In operation of solver apparatus embodying this invention, therefore, the bit-widths and data formats of data items, processed by the inner solver, are adaptively determined by the precision controller in dependence on results during progress of the iterative refinement process, and the inner solver can adapt to the bit-widths and data formats so determined. The data type (where this term is used hereinafter to mean both bit-width and data format) of a data item can thus be dynamically varied in a manner appropriate to a given solution operation, actively adapting to results at different stages of the iterative process. This technique makes an allowance for the fact that optimal data types vary for different solution operations and can change in various ways according to the particular progress of any given solution. By actively adapting data types in the inner solver based on results during progress of a solution process, embodiments of the invention may offer significant improvements in performance and power efficiency of mixed-precision iterative refinement solvers.
The outer solver is typically adapted to perform the outer loop processing with a predetermined working precision, where in general this working precision could be fixed or selectable for different linear systems. As explained earlier, the outer working precision is generally a higher precision than that used for the inner loop processing. Hence, the inner solver is preferably operable to perform the inner loop processing with precision (dependent on the variable data type) which is variable below the working precision of the outer loop. Inner solver precision may, for instance, be variable up to a maximum precision equal to the working precision.
In preferred embodiments, the inner solver comprises solver circuitry which is configurable for processing the data items with variable data types, and the precision controller is adapted to control configuration of the inner solver in dependence on the data types selected. Alternatively, or in addition, the inner solver may comprise a plurality of inner solver modules, each adapted for processing data items in accordance with the inner loop, different solver modules being adapted for processing data items with different bit-widths and/or data formats. The precision controller may then select an appropriate solver module for use in the inner loop in each iteration of the outer loop.
The precision controller is preferably adapted to determine the data types of data items adaptively for commencement of operation of the inner solver in each iteration of the outer loop. The precision controller may then select an appropriate inner solver module and/or configure the inner solver as appropriate for the selected data types in every iteration of the outer loop. The data types selected for commencement of an inner loop could then remain fixed during that inner loop processing (i.e., in that particular iteration of the outer loop). Preferred embodiments, however, can also adaptively vary data types during inner solver operation. In particular, in addition to data type selection on commencement of an inner loop, the precision controller may be adapted to determine at least one of the bit-width and data format for a data item adaptively during operation of the inner solver in each iteration of the outer loop. Also, the precision controller could adaptively vary both bit-width and format during operation of each inner loop as an alternative, or in addition, to data type selection on commencement of an inner loop. Thus, data types can be varied in dependence on results of processing steps during progress of the inner and/or outer loops of the iterative refinement method in different embodiments of the invention.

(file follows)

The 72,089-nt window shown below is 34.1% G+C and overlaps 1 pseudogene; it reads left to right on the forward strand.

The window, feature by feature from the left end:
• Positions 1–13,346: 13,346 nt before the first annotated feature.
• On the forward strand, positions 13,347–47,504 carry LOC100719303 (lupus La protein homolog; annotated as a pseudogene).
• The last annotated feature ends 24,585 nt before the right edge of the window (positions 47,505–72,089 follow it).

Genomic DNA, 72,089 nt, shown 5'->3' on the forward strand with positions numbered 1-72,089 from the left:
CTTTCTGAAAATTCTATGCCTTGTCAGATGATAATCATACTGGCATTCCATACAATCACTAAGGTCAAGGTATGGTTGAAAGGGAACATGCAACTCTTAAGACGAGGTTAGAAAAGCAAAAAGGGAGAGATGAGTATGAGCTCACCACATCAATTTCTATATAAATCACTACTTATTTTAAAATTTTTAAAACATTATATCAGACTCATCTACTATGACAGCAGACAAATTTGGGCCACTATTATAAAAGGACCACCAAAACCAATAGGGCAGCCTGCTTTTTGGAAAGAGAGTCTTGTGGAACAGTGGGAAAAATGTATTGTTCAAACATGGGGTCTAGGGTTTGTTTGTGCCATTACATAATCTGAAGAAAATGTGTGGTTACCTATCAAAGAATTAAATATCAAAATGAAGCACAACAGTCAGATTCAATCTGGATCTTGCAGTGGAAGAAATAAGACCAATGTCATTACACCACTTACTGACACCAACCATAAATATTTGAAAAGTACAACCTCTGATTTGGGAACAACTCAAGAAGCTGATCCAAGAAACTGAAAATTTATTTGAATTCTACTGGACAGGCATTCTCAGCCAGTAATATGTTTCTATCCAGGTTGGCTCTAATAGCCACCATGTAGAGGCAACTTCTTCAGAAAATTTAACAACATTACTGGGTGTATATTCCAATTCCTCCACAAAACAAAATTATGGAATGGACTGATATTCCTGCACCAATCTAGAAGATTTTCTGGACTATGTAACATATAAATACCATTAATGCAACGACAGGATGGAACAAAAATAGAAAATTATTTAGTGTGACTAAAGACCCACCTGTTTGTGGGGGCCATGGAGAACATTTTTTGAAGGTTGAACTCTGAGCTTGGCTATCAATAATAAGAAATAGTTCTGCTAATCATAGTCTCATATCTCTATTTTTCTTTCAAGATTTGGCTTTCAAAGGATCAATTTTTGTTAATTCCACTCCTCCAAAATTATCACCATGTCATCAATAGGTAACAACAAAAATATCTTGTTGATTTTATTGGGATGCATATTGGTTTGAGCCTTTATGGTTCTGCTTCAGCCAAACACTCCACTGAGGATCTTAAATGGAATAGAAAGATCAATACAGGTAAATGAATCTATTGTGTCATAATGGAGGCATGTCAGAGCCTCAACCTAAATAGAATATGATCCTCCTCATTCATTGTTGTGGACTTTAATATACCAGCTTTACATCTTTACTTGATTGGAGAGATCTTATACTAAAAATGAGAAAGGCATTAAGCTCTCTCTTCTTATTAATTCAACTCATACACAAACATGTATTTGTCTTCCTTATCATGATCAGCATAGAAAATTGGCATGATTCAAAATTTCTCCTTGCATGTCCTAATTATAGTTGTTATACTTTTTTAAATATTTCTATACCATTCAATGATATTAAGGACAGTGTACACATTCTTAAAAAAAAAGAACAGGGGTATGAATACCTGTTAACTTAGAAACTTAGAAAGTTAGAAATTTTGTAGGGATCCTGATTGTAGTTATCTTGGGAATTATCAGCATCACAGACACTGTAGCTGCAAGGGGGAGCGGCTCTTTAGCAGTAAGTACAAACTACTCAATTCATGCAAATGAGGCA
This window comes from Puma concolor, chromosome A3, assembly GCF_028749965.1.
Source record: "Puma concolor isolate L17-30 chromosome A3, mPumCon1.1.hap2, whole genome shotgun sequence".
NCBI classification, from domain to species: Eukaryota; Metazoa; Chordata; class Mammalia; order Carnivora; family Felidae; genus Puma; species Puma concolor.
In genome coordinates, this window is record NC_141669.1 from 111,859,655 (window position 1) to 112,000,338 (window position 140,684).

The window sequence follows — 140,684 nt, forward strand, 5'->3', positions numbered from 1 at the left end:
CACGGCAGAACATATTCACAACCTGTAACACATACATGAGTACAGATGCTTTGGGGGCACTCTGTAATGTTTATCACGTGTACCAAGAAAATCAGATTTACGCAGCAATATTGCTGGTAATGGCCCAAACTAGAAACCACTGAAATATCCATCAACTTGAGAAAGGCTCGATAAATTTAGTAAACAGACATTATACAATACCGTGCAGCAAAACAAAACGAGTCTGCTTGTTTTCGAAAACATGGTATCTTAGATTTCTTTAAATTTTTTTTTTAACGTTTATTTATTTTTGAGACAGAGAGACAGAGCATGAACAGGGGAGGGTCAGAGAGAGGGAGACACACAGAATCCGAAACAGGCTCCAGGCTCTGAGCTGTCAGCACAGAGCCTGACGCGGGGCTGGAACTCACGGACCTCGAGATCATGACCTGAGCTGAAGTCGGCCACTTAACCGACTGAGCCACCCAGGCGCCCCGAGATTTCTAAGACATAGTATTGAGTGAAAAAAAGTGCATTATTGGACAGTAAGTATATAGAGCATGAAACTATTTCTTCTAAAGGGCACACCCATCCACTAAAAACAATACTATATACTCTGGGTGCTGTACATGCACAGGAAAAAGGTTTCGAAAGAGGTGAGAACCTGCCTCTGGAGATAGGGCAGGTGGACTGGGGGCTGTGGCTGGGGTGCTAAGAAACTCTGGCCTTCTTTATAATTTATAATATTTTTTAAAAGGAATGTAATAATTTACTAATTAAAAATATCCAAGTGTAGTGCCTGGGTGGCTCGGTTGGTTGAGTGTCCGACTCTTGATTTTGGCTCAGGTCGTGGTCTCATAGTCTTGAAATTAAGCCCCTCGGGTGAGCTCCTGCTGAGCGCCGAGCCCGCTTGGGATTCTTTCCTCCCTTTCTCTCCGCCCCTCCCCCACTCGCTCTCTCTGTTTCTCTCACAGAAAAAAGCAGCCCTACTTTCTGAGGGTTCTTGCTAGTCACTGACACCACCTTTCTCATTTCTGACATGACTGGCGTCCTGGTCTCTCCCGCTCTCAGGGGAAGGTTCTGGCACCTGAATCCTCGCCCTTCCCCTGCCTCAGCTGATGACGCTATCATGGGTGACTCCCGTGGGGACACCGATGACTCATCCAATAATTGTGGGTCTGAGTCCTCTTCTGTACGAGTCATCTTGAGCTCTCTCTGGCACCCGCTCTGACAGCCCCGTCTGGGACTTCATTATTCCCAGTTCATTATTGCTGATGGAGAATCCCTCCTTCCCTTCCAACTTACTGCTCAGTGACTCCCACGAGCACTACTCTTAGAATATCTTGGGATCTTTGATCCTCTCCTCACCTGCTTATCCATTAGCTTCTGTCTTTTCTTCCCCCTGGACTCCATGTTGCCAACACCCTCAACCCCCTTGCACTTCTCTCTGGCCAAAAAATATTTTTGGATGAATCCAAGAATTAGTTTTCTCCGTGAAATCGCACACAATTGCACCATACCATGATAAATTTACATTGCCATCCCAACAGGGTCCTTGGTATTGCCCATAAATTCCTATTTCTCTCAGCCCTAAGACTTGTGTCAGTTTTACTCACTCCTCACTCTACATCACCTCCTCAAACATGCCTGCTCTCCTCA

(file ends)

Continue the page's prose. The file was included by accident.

The precision controller is preferably adapted to determine the data type for a data item so as to inhibit dynamic range (as provided by the data type so determined) being exceeded by the data item value during progress of the iterative refinement method.
That is, data types are preferably selected with a view to avoiding overflow errors in operation. In addition, the precision controller is preferably adapted to determine data types, such that progress of the iterative refinement method tends towards a desired convergence rate. In preferred embodiments, the precision controller is further adapted to determine the data type for a data item such that use of excessive bit-width is inhibited. That is, data type selection can be performed with a view to avoiding bit-widths which are unduly larger than is strictly necessary to ensure that overflow errors are avoided and any convergence constraints are met. For example, precision controller operation may aim to select, as far as possible, the smallest data type that provides sufficient dynamic range and promotes a desired convergence rate. Reducing bit-widths in this way increases the number of operations that can be performed in parallel in the inner solver, enhancing operational efficiency.
In general, the data format for a data item may be varied by varying the data representation in a given format-type, e.g., varying the point location in a fixed-point format, and/or by changing the format-type, e.g., changing between fixed-point, floating-point, logarithmic or other format-types. Hence, in some embodiments at least, the inner solver may be operable for processing data items having different format-types.
The inner solver in preferred embodiments conveniently comprises an integrated circuit and may include more than one such circuit. While some implementations may utilize ASICs (application-specific integrated circuits), the solver circuitry preferably comprises reconfigurable computing circuitry, in particular a reconfigurable integrated circuit such as a FPGA (field-programmable gate array). Such circuits can be readily configured by appropriate software, such as HDL (hardware description language) program code for FPGAs, to implement the solver circuitry by configuration and control of basic computational and memory components. The outer solver in preferred embodiments is conveniently implemented by a host computer running software which programs the computer to implement the outer solver functionality. The precision controller may be implemented, in general, in hardware or software or a combination thereof, and could be implemented wholly or partially in the same device as the outer solver and/or inner solver.